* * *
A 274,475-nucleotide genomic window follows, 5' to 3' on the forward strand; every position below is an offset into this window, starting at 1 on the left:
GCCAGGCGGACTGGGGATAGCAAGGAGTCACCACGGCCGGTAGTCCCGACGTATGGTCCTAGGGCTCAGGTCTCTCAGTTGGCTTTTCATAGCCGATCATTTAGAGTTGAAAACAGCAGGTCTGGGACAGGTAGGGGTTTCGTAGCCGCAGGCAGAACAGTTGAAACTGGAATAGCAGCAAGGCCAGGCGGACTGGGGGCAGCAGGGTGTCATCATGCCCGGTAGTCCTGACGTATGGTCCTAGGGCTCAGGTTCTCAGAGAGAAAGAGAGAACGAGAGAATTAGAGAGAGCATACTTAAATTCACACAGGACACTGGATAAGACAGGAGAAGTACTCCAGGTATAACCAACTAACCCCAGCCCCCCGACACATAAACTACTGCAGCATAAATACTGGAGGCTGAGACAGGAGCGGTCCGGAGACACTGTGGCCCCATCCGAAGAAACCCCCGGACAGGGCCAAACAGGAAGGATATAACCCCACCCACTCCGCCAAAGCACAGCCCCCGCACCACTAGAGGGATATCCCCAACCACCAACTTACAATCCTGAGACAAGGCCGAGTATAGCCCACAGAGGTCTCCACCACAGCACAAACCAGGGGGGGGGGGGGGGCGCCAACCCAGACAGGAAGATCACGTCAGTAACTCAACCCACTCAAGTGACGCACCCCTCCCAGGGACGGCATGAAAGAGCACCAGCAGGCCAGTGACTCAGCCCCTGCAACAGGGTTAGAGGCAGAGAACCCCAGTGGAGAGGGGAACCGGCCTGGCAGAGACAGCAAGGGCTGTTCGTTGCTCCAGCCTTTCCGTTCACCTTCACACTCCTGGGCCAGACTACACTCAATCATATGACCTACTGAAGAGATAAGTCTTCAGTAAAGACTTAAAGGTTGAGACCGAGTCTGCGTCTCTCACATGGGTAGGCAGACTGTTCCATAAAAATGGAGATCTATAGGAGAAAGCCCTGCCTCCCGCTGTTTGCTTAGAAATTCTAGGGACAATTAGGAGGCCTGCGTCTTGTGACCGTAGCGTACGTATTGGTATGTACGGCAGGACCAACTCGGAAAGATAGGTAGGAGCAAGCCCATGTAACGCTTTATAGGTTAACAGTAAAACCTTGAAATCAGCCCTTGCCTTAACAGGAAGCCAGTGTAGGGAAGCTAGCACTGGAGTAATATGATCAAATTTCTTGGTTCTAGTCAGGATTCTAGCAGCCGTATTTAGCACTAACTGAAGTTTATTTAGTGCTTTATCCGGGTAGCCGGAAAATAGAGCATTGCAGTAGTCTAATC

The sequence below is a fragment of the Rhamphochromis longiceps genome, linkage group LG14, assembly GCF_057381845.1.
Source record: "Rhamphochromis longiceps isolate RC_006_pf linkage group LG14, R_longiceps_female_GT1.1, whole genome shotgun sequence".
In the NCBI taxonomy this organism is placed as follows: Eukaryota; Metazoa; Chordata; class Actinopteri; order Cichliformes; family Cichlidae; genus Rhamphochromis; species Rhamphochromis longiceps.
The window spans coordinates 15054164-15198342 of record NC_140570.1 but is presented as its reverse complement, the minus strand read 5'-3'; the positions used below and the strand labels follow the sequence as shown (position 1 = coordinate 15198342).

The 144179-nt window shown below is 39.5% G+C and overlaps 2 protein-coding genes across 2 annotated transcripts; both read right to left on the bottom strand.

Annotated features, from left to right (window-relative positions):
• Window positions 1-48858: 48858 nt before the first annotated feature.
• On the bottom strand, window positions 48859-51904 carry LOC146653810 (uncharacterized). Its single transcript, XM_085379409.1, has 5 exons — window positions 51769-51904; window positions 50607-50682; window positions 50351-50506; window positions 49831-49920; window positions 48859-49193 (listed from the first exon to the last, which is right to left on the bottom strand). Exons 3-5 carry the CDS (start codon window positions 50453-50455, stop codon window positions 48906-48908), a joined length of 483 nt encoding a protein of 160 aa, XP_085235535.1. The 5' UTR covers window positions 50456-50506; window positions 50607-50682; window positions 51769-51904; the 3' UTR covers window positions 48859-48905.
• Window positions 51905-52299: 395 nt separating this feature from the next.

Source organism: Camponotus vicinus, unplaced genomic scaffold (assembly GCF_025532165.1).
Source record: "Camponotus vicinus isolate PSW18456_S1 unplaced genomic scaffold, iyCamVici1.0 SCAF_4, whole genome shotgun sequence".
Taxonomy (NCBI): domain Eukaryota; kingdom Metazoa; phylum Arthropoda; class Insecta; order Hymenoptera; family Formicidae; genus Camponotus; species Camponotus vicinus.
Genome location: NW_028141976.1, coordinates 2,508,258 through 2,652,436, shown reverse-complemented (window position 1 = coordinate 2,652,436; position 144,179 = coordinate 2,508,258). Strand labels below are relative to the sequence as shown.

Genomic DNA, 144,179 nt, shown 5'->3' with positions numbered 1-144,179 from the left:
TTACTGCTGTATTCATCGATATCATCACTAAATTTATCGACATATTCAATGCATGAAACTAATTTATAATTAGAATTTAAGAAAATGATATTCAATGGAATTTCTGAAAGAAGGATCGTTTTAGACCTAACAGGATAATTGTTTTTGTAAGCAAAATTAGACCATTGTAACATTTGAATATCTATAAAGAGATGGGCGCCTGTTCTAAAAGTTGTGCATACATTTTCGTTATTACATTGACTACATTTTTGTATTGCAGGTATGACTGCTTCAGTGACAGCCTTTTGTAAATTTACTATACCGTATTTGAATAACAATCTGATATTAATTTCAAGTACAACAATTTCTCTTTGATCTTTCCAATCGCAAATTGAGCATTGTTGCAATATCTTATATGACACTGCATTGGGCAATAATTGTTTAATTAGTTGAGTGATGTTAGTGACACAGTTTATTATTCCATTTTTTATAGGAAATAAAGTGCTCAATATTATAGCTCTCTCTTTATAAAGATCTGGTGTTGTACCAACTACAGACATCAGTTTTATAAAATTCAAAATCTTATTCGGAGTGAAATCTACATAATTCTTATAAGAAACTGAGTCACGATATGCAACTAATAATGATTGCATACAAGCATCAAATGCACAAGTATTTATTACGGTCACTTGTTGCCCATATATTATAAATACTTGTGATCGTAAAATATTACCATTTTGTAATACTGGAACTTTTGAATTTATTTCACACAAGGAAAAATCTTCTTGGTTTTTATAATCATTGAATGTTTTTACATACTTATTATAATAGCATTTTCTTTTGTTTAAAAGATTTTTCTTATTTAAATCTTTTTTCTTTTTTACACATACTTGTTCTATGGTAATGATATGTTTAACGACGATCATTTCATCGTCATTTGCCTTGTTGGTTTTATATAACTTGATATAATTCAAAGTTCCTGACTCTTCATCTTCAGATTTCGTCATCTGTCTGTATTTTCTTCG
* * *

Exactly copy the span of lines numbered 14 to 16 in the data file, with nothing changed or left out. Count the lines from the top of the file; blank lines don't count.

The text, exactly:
Taxonomy (NCBI): domain Eukaryota; kingdom Metazoa; phylum Arthropoda; class Insecta; order Hymenoptera; family Formicidae; genus Camponotus; species Camponotus vicinus.
Genome location: NW_028141976.1, coordinates 2,508,258 through 2,652,436, shown reverse-complemented (window position 1 = coordinate 2,652,436; position 144,179 = coordinate 2,508,258). Strand labels below are relative to the sequence as shown.

Genomic DNA, 144,179 nt, shown 5'->3' with positions numbered 1-144,179 from the left: